Mattel Overpays for The Learning Company
Despite disturbing discoveries during due diligence, Mattel
acquired The Learning Company (TLC), a leading developer of software for toys,
in a stock-for-stock transaction valued at $3.5 billion on May 13, 1999. Mattel
had determined that TLC’s receivables were overstated because product returns
from distributors were not deducted from receivables and its allowance for bad
debt was inadequate. A $50 million licensing deal also had been prematurely put
on the balance sheet. Finally, TLC’s brands were becoming outdated. TLC had
substantially exaggerated the amount of money put into research and development
for new software products. Nevertheless, driven by the appeal of rapidly
becoming a big player in the children’s software market, Mattel closed on the
transaction aware that TLC’s cash flows were overstated. For all of 1999, TLC
represented a pretax loss of $206 million. After restructuring charges,
Mattel’s consolidated 1999 net loss was $82.4 million on sales of $5.5 billion.
TLC’s top executives left Mattel and sold their Mattel shares in August, just
before the third quarter’s financial performance was released. Mattel’s stock
fell by more than 35% during 1999 to end the year at about $14 per share. On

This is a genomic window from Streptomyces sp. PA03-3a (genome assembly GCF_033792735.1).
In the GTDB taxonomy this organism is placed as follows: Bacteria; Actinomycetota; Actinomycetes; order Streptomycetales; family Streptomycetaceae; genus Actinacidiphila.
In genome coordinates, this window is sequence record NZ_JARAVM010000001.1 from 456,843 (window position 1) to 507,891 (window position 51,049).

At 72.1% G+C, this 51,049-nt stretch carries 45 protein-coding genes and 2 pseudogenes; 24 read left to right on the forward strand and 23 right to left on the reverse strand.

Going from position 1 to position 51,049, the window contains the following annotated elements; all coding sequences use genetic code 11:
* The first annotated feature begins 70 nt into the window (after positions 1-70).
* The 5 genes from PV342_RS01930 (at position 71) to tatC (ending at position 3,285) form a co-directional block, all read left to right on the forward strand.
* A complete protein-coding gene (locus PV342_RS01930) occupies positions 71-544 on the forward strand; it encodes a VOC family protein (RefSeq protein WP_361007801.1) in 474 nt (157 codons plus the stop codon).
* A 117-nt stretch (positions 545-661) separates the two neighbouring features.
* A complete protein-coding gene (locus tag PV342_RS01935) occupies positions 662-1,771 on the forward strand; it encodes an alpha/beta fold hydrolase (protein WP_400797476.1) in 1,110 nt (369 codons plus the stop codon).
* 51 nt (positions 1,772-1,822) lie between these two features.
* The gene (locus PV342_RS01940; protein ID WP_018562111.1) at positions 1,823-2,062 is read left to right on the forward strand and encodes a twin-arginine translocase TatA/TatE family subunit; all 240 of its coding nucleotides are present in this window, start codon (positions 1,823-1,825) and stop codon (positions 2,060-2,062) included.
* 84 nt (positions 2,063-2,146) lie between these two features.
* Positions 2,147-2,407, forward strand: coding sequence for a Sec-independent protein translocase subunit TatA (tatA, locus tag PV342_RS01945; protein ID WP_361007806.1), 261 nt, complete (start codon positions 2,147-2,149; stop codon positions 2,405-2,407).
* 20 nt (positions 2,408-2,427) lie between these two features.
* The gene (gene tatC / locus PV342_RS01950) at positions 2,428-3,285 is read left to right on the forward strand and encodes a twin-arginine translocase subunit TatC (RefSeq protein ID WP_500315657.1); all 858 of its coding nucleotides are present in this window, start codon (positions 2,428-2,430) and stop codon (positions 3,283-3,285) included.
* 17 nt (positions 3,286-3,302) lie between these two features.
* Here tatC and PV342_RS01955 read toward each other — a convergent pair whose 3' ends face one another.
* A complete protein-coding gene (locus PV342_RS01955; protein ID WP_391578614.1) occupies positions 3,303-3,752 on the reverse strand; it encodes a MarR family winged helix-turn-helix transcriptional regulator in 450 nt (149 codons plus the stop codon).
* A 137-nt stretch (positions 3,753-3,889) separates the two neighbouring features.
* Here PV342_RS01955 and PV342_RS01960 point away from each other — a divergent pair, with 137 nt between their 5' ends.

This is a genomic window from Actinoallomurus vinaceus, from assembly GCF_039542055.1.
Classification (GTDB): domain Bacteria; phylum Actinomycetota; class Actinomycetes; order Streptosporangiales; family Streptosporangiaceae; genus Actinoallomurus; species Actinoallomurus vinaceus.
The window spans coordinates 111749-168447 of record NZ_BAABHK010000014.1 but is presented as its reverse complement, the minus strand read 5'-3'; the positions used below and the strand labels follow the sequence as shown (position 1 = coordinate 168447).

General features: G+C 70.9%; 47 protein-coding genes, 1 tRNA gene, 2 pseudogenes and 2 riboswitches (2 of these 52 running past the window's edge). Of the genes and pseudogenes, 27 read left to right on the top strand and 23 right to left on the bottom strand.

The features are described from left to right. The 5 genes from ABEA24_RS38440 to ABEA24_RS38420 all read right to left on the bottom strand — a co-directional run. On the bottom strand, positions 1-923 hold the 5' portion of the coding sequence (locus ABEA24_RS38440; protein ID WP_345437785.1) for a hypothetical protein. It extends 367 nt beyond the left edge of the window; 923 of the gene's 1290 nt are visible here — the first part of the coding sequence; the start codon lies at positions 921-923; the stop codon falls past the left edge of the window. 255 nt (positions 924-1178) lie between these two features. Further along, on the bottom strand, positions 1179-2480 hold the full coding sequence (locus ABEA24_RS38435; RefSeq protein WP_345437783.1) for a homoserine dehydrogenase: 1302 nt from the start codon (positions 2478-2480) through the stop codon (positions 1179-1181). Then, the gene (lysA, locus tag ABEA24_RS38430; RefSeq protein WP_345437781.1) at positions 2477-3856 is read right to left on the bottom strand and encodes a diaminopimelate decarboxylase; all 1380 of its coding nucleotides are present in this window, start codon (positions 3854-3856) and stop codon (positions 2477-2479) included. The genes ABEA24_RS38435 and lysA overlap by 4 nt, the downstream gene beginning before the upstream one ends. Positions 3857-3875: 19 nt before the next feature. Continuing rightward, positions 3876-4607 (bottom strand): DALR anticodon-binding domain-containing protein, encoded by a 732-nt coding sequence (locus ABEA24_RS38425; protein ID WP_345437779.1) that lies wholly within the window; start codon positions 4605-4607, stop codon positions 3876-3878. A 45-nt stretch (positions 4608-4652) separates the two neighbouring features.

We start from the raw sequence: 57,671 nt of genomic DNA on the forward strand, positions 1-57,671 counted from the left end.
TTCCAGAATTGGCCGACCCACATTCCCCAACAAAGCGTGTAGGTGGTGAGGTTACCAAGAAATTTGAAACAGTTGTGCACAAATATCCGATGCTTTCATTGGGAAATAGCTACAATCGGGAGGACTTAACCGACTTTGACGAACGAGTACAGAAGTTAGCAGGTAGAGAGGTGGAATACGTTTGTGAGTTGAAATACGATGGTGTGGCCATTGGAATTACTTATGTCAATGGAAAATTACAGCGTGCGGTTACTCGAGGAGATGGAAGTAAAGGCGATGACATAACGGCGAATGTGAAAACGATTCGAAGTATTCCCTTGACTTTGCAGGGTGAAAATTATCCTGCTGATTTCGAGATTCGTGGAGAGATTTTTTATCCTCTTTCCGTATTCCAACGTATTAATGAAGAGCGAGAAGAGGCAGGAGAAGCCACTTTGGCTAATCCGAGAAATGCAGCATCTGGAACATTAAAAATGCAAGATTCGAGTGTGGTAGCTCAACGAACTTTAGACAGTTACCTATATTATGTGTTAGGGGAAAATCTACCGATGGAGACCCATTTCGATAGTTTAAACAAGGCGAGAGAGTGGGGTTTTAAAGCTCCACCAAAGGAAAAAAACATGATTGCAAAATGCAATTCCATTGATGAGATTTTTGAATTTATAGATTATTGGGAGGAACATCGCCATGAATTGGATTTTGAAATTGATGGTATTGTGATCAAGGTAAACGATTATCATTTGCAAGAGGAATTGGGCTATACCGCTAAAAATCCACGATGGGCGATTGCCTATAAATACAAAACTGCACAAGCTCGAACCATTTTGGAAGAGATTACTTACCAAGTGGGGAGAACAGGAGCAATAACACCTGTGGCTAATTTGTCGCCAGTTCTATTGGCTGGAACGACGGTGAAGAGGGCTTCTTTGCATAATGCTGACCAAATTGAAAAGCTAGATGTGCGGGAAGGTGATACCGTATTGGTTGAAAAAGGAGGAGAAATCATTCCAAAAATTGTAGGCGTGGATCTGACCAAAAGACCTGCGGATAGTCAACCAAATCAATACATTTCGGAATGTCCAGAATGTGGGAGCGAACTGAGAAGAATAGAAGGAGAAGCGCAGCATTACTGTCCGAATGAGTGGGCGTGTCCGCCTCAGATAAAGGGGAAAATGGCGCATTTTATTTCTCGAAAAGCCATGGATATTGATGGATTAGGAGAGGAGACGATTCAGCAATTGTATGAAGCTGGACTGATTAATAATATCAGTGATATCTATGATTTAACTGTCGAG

February 3, 2000, Mattel announced that its chief executive officer, Jill
Barrad, was leaving the company.
On September 30, 2000, Mattel virtually gave away The
Learning Company to rid itself of what had become a seemingly intractable
problem. This ended what had become a disastrous foray into software publishing
that had cost the firm literally hundreds of millions of dollars. Mattel, which
had paid $3.5 billion for the firm in 1999, sold the unit to an affiliate of
Gores Technology Group for rights to a share of future profits. Essentially,
the deal consisted of no cash up front and only a share of potential future
revenues. In lieu of cash, Gores agreed to give Mattel 50% of any profits and
part of any future sale of TLC. In a matter of weeks, Gores was able to do what
Mattel could not do in a year. Gores restructured TLC’s seven units into three,
set strong controls on spending, sifted through 467 software titles to focus on
the key brands, and repaired relationships with distributors. Gores also has
sold the entertainment division.
Case Study Discussion Questions
1. Why did Mattel disregard the warning signs uncovered
during due diligence? Identify which motives for acquisitions discussed in this
chapter may have been at work.
2. Was this related or unrelated diversification for Mattel?
How might this have influenced the outcome?
3. Why could Gores Technology do in a matter of weeks what
the behemoth toy company, Mattel, could not do?